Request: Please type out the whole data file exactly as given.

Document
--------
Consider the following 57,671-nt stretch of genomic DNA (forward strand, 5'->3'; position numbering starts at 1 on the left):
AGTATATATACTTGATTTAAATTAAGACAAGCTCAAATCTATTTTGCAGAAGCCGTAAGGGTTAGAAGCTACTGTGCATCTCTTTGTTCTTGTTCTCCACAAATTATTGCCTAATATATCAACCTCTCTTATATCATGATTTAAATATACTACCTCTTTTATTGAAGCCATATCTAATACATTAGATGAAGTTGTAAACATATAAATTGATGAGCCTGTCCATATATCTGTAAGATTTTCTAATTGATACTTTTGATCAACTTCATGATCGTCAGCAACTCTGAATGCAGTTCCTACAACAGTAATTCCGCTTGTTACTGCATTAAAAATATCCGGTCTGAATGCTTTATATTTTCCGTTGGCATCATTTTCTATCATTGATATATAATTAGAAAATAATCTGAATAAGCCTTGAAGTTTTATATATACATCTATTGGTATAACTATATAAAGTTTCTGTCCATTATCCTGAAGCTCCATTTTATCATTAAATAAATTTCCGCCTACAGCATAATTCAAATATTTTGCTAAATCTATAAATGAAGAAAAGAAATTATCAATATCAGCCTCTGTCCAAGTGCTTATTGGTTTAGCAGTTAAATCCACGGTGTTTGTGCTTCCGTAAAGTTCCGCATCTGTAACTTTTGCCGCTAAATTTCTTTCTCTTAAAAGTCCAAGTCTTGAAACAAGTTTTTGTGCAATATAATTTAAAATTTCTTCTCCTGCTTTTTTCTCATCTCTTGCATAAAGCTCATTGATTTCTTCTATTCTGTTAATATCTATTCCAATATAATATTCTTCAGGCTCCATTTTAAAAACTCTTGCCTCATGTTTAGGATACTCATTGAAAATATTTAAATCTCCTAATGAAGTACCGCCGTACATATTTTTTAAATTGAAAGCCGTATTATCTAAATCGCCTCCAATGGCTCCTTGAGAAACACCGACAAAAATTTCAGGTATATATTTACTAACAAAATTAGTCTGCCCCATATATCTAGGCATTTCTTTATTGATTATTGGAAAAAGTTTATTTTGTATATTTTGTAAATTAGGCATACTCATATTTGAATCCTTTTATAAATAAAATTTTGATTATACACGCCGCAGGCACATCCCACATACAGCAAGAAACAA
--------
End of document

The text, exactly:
Consider the following 57,671-nt stretch of genomic DNA (forward strand, 5'->3'; position numbering starts at 1 on the left):
AGTATATATACTTGATTTAAATTAAGACAAGCTCAAATCTATTTTGCAGAAGCCGTAAGGGTTAGAAGCTACTGTGCATCTCTTTGTTCTTGTTCTCCACAAATTATTGCCTAATATATCAACCTCTCTTATATCATGATTTAAATATACTACCTCTTTTATTGAAGCCATATCTAATACATTAGATGAAGTTGTAAACATATAAATTGATGAGCCTGTCCATATATCTGTAAGATTTTCTAATTGATACTTTTGATCAACTTCATGATCGTCAGCAACTCTGAATGCAGTTCCTACAACAGTAATTCCGCTTGTTACTGCATTAAAAATATCCGGTCTGAATGCTTTATATTTTCCGTTGGCATCATTTTCTATCATTGATATATAATTAGAAAATAATCTGAATAAGCCTTGAAGTTTTATATATACATCTATTGGTATAACTATATAAAGTTTCTGTCCATTATCCTGAAGCTCCATTTTATCATTAAATAAATTTCCGCCTACAGCATAATTCAAATATTTTGCTAAATCTATAAATGAAGAAAAGAAATTATCAATATCAGCCTCTGTCCAAGTGCTTATTGGTTTAGCAGTTAAATCCACGGTGTTTGTGCTTCCGTAAAGTTCCGCATCTGTAACTTTTGCCGCTAAATTTCTTTCTCTTAAAAGTCCAAGTCTTGAAACAAGTTTTTGTGCAATATAATTTAAAATTTCTTCTCCTGCTTTTTTCTCATCTCTTGCATAAAGCTCATTGATTTCTTCTATTCTGTTAATATCTATTCCAATATAATATTCTTCAGGCTCCATTTTAAAAACTCTTGCCTCATGTTTAGGATACTCATTGAAAATATTTAAATCTCCTAATGAAGTACCGCCGTACATATTTTTTAAATTGAAAGCCGTATTATCTAAATCGCCTCCAATGGCTCCTTGAGAAACACCGACAAAAATTTCAGGTATATATTTACTAACAAAATTAGTCTGCCCCATATATCTAGGCATTTCTTTATTGATTATTGGAAAAAGTTTATTTTGTATATTTTGTAAATTAGGCATACTCATATTTGAATCCTTTTATAAATAAAATTTTGATTATACACGCCGCAGGCACATCCCACATACAGCAAGAAACAA